The effect of composition of the core region of Escherichia coli K-12 lipopolysaccharides on the surface properties of cells
ABSTRACT The pH dependences of electrokinetic potentials (EKP) of the cells of two Escherichia coli K-12 strains (D21 and JM 103) with known lipopolysaccharide (LPS) core composition have been determined by the method of
microelectrophoresis. At pH 4.6–5.2, the negative surface charge of the cells with Re core LPS was reliably higher. It was
shown that the interaction of bacteria with lysozyme results in a decrease of optical density of suspensions due to higher
sensitivity of the cells with complete LPS core to hypotonic shock. LPS release from bacterial cell wall depended also on
bacterial LPS core composition and increased with LPS core extension. Electrokinetic measurements and the study of the interaction
of cells with lysozyme suggest that higher negative surface charge of E. coli JM 103 cells (Re type LPS) is associated with higher quantity and density of LPS packing in the cell wall as compared with
the cells of E. coli D21 (Ra type LPS).
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ABSTRACT: The electrophoretic mobility (EPM) of a variety of Gram-negative and Gram-positive bacteria was measured with a Penkem S3000 analyser. Under standard growth conditions and neutral pH all cells displayed a negative EPM. The polysaccharide capsules of Escherichia coli strains K1, K5, K29 and K30 generated the highest EPM; to a lesser and varying degree O-antigens with charged groups and core lipopolysaccharides also contribute to the net EPM. Very little negative EPM was measured in suspension cultures of the gliding bacterium Cytophaga U67. No difference in the EPM was observed between rapidly growing and stationary-phase E. coli B. De-energization of the cell membranes by carbonyl cyanide m-chlorophenylhydrazone (CCCP) did not affect the EPM of wild-type and deep rough mutants of E. coli; and the EPM of Cytophaga U67 and Acholeplasma laidlawii remained unaltered by CCCP when measured in their respective growth media. Extrusion of filamentous bacteriophage f1 from cells of its host, E. coli A95, caused a shift to a higher negative EPM. We also measured a variety of Gram-positive strains, all of which displayed different EPMs. When membrane fractions of E. coli were adsorbed to latex spheres, characteristic differences between the EPM of beads coated with either inner or outer membrane were observed. The results suggest that the rapid EPM analysis is a useful tool to study the net electric charge of microorganisms and to examine changes of surface properties during interaction of cells with viruses, proteins (antibody) and charged antibiotics.Journal of general microbiology 06/1990; 136(5):867-74.
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ABSTRACT: Lipopolychacharides (LPSs) cover the surface of Gram-negative bacteria. The LPS assembly provides a penetration barrier to molecules larger than 700−1000 Da, such as many antibiotics, and when LPS molecules are released from the surface of bacteria, they cause toxic shock in the infected patient. The surface of Escherichia coli JM109 was visualized by atomic force microscopy, providing the highest resolution images of any bacterium to date (50-Å lateral and 5-Å vertical resolutions). These images indicated that LPS molecules are assembled in bundles of 600−3500 molecules. The LPS molecule is comprised of lipid A, then an inner and outer core, and an outermost region of O-antigen units. Analyses indicated that the O-antigen repeat units vary between 1 and 26 for E. coli JM109, and the fraction of the LPS molecules with zero to three repeat units made up approximately 50% of the total LPS content. A matrix of 16 LPS molecules was constructed as a representative region of the surface of E. coli. The molecular dynamics simulations of this assembly indicated that the structural components closer to the milieu experienced more movement than those closer to the interior, and that the metal ions coordinated to the inner core were indispensable for the stability of the assembly. In the absence of metal coordination to the inner core, the assembly of the LPS molecules disaggregated such that simulations beyond 67 ps could not be attempted. Simulations also indicated that the metal ions allowed for assembly of the LPS molecules one next to another in a tight formation. Such a tight assembly dramatically decreases the surface accessibility to solvent, so that there is no access for even a water molecule beyond the inner core. This structural property accounts for the aforementioned penetration barrier that is characteristic of Gram-negative bacteria.Journal of The American Chemical Society - J AM CHEM SOC. 01/1999; 121(38):8707-8711.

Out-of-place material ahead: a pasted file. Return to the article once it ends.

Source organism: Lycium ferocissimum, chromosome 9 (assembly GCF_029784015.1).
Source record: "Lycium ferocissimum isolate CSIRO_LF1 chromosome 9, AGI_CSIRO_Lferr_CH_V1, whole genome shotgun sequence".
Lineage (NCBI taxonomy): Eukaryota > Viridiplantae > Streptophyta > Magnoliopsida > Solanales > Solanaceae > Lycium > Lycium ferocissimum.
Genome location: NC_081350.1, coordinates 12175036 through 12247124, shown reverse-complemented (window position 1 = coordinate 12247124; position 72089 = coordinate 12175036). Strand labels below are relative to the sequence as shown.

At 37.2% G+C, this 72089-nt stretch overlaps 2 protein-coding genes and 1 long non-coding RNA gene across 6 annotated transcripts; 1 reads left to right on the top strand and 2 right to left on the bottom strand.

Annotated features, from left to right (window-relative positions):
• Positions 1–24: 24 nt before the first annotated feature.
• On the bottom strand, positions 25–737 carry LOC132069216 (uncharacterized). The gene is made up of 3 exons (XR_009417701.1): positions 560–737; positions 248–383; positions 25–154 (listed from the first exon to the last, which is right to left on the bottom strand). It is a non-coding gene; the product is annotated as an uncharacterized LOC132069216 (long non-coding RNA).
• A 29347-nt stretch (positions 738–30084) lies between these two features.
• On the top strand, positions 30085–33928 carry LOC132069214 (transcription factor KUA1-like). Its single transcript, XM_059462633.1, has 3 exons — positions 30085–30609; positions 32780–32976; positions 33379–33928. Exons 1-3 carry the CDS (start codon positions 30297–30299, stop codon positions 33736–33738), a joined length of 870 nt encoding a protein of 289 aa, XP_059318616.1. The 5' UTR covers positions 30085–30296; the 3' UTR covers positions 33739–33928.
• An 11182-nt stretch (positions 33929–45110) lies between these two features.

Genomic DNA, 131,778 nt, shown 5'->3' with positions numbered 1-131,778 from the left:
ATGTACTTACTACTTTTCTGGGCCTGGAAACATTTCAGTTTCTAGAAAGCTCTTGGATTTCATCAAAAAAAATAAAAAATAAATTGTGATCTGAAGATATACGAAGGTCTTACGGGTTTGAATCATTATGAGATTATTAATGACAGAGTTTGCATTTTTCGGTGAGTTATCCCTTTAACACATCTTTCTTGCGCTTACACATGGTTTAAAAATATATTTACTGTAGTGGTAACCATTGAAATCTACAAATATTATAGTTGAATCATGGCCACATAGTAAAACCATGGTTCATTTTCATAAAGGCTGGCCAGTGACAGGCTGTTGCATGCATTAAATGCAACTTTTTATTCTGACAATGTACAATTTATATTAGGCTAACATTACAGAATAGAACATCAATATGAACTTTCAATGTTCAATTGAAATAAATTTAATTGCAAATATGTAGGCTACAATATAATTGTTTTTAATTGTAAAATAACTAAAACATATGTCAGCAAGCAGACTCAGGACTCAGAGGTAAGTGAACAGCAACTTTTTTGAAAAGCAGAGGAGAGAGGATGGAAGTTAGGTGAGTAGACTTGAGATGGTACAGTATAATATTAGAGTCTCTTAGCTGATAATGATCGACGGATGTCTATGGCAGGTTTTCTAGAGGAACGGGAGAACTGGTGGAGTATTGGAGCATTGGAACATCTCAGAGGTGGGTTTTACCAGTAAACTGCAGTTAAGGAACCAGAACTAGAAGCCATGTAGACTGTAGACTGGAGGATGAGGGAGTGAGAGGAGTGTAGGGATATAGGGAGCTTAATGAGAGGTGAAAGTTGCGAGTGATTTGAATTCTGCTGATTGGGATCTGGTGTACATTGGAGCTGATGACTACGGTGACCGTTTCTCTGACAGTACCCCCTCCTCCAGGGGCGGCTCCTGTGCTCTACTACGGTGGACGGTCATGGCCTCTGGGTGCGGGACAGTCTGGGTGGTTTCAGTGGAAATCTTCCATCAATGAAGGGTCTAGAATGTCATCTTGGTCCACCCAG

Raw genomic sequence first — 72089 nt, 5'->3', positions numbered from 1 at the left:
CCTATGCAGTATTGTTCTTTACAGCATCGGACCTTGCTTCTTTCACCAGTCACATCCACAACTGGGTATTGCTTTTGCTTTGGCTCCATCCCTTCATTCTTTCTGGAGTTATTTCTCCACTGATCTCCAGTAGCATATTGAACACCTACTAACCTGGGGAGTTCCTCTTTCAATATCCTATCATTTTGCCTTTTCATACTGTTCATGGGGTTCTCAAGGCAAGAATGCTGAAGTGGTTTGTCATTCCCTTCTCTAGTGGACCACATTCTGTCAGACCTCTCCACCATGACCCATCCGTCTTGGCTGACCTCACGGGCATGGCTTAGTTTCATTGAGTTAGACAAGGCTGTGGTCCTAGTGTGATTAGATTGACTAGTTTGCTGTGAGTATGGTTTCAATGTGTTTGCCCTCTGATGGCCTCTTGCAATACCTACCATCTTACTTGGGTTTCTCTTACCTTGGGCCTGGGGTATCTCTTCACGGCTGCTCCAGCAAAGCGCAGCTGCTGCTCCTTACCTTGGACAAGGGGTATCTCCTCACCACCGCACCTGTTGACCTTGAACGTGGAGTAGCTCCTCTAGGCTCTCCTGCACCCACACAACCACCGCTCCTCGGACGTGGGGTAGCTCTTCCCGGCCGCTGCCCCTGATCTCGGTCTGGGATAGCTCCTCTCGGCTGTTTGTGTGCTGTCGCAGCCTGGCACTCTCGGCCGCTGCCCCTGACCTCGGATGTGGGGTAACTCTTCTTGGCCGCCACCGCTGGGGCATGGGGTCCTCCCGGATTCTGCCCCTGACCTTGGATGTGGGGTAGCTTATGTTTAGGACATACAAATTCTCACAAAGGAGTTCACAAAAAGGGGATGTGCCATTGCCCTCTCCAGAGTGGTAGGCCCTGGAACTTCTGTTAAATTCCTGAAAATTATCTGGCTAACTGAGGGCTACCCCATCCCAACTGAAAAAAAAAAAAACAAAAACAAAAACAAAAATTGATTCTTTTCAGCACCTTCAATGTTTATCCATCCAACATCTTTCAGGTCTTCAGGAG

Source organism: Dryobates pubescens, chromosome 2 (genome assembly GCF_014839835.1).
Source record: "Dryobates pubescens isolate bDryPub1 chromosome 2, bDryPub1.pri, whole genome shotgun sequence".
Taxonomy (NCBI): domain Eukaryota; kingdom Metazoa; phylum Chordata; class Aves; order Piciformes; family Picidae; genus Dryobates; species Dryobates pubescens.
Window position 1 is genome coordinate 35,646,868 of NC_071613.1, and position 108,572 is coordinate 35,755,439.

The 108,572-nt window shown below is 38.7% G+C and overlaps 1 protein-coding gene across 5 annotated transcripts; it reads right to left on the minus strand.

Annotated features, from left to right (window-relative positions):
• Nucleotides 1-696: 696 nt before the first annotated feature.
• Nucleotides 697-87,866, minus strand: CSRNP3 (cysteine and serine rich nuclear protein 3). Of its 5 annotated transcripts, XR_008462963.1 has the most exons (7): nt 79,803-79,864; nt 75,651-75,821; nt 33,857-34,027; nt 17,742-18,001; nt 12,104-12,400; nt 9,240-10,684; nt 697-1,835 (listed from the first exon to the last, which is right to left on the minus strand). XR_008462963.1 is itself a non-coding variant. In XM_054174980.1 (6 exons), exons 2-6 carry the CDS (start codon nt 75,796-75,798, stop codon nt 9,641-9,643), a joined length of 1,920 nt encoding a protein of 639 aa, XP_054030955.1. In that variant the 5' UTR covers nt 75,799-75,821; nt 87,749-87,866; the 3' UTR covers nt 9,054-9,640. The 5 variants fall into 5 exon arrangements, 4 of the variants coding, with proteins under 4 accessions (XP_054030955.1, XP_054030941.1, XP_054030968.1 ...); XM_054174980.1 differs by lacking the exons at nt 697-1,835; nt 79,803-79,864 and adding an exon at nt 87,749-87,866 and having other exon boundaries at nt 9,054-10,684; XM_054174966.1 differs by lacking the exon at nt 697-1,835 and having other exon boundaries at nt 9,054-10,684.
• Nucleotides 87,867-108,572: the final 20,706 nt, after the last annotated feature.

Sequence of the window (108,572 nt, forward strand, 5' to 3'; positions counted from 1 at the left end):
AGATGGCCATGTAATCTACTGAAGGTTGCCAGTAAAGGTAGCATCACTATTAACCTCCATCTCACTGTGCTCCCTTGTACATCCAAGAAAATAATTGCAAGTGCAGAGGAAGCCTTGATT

- FEBS letters 10/1971; 16(4):343-345. · 3.54 Impact Factor